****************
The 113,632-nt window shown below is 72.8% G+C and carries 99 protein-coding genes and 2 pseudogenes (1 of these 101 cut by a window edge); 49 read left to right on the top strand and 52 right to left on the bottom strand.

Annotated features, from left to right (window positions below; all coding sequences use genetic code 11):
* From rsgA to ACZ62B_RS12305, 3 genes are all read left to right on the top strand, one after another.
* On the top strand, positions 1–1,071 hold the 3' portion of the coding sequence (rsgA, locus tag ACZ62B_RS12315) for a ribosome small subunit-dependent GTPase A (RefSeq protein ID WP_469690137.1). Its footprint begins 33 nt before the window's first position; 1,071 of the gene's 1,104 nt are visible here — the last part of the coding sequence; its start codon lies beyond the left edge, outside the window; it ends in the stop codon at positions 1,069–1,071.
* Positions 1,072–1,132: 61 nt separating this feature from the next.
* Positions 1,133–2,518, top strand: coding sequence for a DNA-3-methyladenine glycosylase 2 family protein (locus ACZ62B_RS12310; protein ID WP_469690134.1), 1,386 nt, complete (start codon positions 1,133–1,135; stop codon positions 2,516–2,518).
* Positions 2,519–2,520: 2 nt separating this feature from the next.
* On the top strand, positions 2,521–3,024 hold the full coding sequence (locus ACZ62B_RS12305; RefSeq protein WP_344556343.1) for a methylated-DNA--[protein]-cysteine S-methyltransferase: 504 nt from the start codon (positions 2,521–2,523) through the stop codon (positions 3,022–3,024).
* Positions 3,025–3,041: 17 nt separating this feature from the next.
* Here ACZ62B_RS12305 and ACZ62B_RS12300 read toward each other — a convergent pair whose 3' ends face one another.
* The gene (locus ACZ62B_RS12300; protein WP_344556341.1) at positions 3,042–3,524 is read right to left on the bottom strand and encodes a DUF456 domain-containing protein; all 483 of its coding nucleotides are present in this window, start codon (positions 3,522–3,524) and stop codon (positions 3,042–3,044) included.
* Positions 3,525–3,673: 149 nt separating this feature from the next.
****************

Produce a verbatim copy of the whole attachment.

The 113,632-nt window shown below is 72.8% G+C and carries 99 protein-coding genes and 2 pseudogenes (1 of these 101 cut by a window edge); 49 read left to right on the top strand and 52 right to left on the bottom strand.

Annotated features, from left to right (window positions below; all coding sequences use genetic code 11):
* From rsgA to ACZ62B_RS12305, 3 genes are all read left to right on the top strand, one after another.
* On the top strand, positions 1–1,071 hold the 3' portion of the coding sequence (rsgA, locus tag ACZ62B_RS12315) for a ribosome small subunit-dependent GTPase A (RefSeq protein ID WP_469690137.1). Its footprint begins 33 nt before the window's first position; 1,071 of the gene's 1,104 nt are visible here — the last part of the coding sequence; its start codon lies beyond the left edge, outside the window; it ends in the stop codon at positions 1,069–1,071.
* Positions 1,072–1,132: 61 nt separating this feature from the next.
* Positions 1,133–2,518, top strand: coding sequence for a DNA-3-methyladenine glycosylase 2 family protein (locus ACZ62B_RS12310; protein ID WP_469690134.1), 1,386 nt, complete (start codon positions 1,133–1,135; stop codon positions 2,516–2,518).
* Positions 2,519–2,520: 2 nt separating this feature from the next.
* On the top strand, positions 2,521–3,024 hold the full coding sequence (locus ACZ62B_RS12305; RefSeq protein WP_344556343.1) for a methylated-DNA--[protein]-cysteine S-methyltransferase: 504 nt from the start codon (positions 2,521–2,523) through the stop codon (positions 3,022–3,024).
* Positions 3,025–3,041: 17 nt separating this feature from the next.
* Here ACZ62B_RS12305 and ACZ62B_RS12300 read toward each other — a convergent pair whose 3' ends face one another.
* The gene (locus ACZ62B_RS12300; protein WP_344556341.1) at positions 3,042–3,524 is read right to left on the bottom strand and encodes a DUF456 domain-containing protein; all 483 of its coding nucleotides are present in this window, start codon (positions 3,522–3,524) and stop codon (positions 3,042–3,044) included.
* Positions 3,525–3,673: 149 nt separating this feature from the next.